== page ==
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6 Signs Your Future Spouse Is Bad With Money

Finding your soulmate is hard enough, but once you do, how do you know if they’re good with money or bad with it? Financial issues are one of the leading causes of divorce, so it’s important to spot any red flags before walking down the aisle. This article will go over 6 signs that your future spouse may be bad with money so you can have an honest conversation and get on the same page financially.

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1. They Have Bad Credit

One of the biggest indicators of how someone manages money is their credit score. If your partner has a low credit score, it likely means they’ve missed payments, defaulted on loans, or have too much debt. According to credit experts, a credit score under 620 is considered bad credit [1].

While there may be legitimate reasons for bad credit like medical bills or job loss, consistent bad credit can signal poor money habits. Do they impulse shop with credit cards? Are they constantly living beyond their means? Red flags like these need to be addressed.

2. They Have No Savings

Saving money regularly is a cornerstone of financial stability. If your partner has little to no money saved despite a steady income, it could mean they are living paycheck to paycheck. Asking questions like “Do you have an emergency fund?” or “How much do you have in retirement savings?” can reveal if savings is a priority for them.

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According to finance experts, adults should have 3-6 months of living expenses saved in an emergency fund [2]. Retirement savings at age 30 should be around 1x your annual income or more. If your partner falls short of these benchmarks, it may indicate they struggle to budget, spend too freely, or don’t think about the future.

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3. They Have Poor Debt Management Skills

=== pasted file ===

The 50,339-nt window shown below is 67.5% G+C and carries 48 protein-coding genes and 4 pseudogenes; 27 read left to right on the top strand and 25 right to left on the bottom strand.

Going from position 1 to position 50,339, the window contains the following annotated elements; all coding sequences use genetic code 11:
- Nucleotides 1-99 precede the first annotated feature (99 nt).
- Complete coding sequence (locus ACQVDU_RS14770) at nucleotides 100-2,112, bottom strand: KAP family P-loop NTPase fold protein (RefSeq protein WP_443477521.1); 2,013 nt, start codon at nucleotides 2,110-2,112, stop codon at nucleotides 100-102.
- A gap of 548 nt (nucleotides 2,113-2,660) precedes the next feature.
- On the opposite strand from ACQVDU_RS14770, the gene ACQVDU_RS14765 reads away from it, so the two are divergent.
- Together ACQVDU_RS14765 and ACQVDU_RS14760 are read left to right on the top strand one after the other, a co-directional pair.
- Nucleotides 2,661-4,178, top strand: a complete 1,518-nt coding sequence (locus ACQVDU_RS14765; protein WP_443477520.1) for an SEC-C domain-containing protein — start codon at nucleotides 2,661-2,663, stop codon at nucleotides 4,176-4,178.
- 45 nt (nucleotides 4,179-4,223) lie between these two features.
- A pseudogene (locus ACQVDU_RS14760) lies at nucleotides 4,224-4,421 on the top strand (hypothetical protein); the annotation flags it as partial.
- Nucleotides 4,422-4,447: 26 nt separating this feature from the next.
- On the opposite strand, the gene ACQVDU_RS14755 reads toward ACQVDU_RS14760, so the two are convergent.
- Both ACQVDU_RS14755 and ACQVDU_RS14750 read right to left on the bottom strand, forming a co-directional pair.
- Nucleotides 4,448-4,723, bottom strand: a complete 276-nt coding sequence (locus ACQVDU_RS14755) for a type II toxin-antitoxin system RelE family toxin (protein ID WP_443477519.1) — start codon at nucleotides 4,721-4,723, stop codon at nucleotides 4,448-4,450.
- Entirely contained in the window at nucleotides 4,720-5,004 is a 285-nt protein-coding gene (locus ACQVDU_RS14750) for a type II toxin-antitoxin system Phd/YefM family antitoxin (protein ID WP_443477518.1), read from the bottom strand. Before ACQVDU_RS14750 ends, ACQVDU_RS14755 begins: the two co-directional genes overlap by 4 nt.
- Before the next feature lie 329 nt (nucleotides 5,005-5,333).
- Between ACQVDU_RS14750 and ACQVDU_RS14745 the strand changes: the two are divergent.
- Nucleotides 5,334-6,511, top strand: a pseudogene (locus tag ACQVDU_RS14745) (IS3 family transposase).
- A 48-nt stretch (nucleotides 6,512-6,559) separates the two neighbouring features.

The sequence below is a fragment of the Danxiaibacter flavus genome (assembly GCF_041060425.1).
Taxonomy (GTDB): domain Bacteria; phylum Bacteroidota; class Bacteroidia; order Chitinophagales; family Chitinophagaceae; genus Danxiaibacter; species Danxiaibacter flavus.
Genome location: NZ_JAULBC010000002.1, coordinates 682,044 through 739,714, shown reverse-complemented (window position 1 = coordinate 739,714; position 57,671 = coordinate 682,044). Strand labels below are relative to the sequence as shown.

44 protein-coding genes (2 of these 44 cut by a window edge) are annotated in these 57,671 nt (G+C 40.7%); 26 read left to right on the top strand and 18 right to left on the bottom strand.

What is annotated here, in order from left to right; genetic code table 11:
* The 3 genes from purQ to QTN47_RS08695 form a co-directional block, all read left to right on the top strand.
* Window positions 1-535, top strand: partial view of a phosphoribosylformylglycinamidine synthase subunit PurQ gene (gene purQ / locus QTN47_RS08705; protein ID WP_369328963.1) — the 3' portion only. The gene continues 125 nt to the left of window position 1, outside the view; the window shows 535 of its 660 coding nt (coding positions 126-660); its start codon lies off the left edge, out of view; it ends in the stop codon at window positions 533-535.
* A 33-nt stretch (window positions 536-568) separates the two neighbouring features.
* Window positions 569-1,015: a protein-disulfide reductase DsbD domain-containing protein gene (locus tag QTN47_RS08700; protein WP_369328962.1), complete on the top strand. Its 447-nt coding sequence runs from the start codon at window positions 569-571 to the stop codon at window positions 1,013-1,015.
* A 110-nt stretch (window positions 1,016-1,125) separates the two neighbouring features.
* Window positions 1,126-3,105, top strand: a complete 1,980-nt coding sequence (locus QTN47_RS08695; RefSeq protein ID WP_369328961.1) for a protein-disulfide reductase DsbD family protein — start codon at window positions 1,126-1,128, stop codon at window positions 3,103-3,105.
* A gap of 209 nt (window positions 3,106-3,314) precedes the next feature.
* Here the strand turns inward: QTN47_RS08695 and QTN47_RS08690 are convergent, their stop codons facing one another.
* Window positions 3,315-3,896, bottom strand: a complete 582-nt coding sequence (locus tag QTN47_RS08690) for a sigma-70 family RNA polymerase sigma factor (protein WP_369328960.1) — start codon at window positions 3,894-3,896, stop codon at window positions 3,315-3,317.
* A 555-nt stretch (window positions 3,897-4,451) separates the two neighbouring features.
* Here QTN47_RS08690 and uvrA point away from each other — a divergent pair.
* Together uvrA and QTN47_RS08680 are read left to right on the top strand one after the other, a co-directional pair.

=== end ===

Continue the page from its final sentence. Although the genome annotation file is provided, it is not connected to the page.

Debt in itself is not necessarily bad with responsible management. But if your partner seems constantly stressed or overwhelmed by debt, it could mean they are in over their heads. Signs of poor debt management include [3]:

  • Minimum payments only on credit cards
  • Constantly at or over credit limit
  • No plan for paying off student loans
  • No idea what interest rates they pay
  • Taking on new debt without paying off old debt first

If your partner puts purchases on credit because they don’t have the cash, or has no strategy for paying off debt, it can spiral into unmanageable levels. Get a clear picture of their debt and approach to paying it off.

4. They Pay Bills Late or Not At All

We all forget to pay a bill now and then, but if your partner is consistently late with payments, it signals disorganization and risk of consequences. Utility bills, credit cards, insurance, rent – these should be paid on time to avoid fees and damage to credit.

Ask if they’ve ever had utilities shut off or missed a credit card payment. Find out if they are overly optimistic about due dates, hoping the money will “work itself out” before then. Late payments, even by a few days, incur fees and should be avoided.

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5. They Make Big Purchases Impulsively

Impulse shopping may seem harmless at first, but it can be a major red flag about money habits. Does your partner see something they just “have to have” and buy it without considering cost? Do they buy expensive items just because they want it in the moment?

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Impulsive spending indicates lack of self-control and short-term thinking. Big purchases like cars, TVs, vacations should be thoughtfully planned and budgeted for, not spur-of-the-moment. And smaller impulse buys can really add up over time. Try to gauge if they can delay gratification or always give in to impulse.

6. They Don’t Budget or Track Spending

Does your partner know where their money goes each month? Do they use a budget or keep track of spending in any way? Understanding income vs expenses is vital for financial stability. If your partner spends freely without tracking costs or budgeting, it can lead to debt, overspending, and constant financial stress.

Ask if they make an effort to save receipts, use budgeting tools, or review monthly bank statements. Lack of awareness of where money goes makes it much harder to make smart financial decisions.

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Bringing up money issues may feel awkward, but it’s an important conversation before committing your financial lives together. Express your concerns positively, ask questions, and see if your partner is willing to work on improving money habits. With open communication, financial responsibility can be learned over time. But ignoring red flags altogether can set you both up for future money conflicts and stress.

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Spotting financial red flags now allows you to get expert help, make a plan to tackle debt, and build healthy money habits together. With the right focus and effort, your financial union can be strong, stable, and lead to lifelong prosperity.





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